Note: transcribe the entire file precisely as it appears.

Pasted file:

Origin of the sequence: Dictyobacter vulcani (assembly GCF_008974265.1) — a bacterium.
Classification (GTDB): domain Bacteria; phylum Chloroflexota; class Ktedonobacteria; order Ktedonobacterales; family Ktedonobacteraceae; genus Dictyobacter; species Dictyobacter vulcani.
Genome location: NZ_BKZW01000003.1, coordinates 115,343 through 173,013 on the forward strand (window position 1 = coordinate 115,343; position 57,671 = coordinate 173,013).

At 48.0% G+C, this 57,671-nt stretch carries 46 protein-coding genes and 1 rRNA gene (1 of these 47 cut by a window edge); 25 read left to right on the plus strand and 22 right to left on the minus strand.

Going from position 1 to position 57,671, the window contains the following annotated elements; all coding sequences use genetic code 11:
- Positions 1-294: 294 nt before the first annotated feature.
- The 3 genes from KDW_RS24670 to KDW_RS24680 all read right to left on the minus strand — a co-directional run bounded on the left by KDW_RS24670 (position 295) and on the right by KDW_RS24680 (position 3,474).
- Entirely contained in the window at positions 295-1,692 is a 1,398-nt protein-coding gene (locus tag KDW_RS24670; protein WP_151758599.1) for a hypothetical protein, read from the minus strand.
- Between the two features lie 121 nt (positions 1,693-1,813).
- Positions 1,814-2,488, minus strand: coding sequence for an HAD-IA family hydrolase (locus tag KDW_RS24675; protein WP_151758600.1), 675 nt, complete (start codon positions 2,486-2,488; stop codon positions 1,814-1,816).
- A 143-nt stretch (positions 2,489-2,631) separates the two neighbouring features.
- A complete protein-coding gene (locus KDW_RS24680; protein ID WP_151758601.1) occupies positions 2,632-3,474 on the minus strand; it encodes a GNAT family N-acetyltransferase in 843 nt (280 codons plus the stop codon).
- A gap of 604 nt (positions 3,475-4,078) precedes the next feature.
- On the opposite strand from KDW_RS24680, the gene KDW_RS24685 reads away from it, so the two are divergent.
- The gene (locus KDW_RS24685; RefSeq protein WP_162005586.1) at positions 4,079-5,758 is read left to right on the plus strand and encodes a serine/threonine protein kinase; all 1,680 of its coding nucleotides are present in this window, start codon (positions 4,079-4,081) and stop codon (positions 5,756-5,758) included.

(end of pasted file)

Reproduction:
Origin of the sequence: Dictyobacter vulcani (assembly GCF_008974265.1) — a bacterium.
Classification (GTDB): domain Bacteria; phylum Chloroflexota; class Ktedonobacteria; order Ktedonobacterales; family Ktedonobacteraceae; genus Dictyobacter; species Dictyobacter vulcani.
Genome location: NZ_BKZW01000003.1, coordinates 115,343 through 173,013 on the forward strand (window position 1 = coordinate 115,343; position 57,671 = coordinate 173,013).

At 48.0% G+C, this 57,671-nt stretch carries 46 protein-coding genes and 1 rRNA gene (1 of these 47 cut by a window edge); 25 read left to right on the plus strand and 22 right to left on the minus strand.

Going from position 1 to position 57,671, the window contains the following annotated elements; all coding sequences use genetic code 11:
- Positions 1-294: 294 nt before the first annotated feature.
- The 3 genes from KDW_RS24670 to KDW_RS24680 all read right to left on the minus strand — a co-directional run bounded on the left by KDW_RS24670 (position 295) and on the right by KDW_RS24680 (position 3,474).
- Entirely contained in the window at positions 295-1,692 is a 1,398-nt protein-coding gene (locus tag KDW_RS24670; protein WP_151758599.1) for a hypothetical protein, read from the minus strand.
- Between the two features lie 121 nt (positions 1,693-1,813).
- Positions 1,814-2,488, minus strand: coding sequence for an HAD-IA family hydrolase (locus tag KDW_RS24675; protein WP_151758600.1), 675 nt, complete (start codon positions 2,486-2,488; stop codon positions 1,814-1,816).
- A 143-nt stretch (positions 2,489-2,631) separates the two neighbouring features.
- A complete protein-coding gene (locus KDW_RS24680; protein ID WP_151758601.1) occupies positions 2,632-3,474 on the minus strand; it encodes a GNAT family N-acetyltransferase in 843 nt (280 codons plus the stop codon).
- A gap of 604 nt (positions 3,475-4,078) precedes the next feature.
- On the opposite strand from KDW_RS24680, the gene KDW_RS24685 reads away from it, so the two are divergent.
- The gene (locus KDW_RS24685; RefSeq protein WP_162005586.1) at positions 4,079-5,758 is read left to right on the plus strand and encodes a serine/threonine protein kinase; all 1,680 of its coding nucleotides are present in this window, start codon (positions 4,079-4,081) and stop codon (positions 5,756-5,758) included.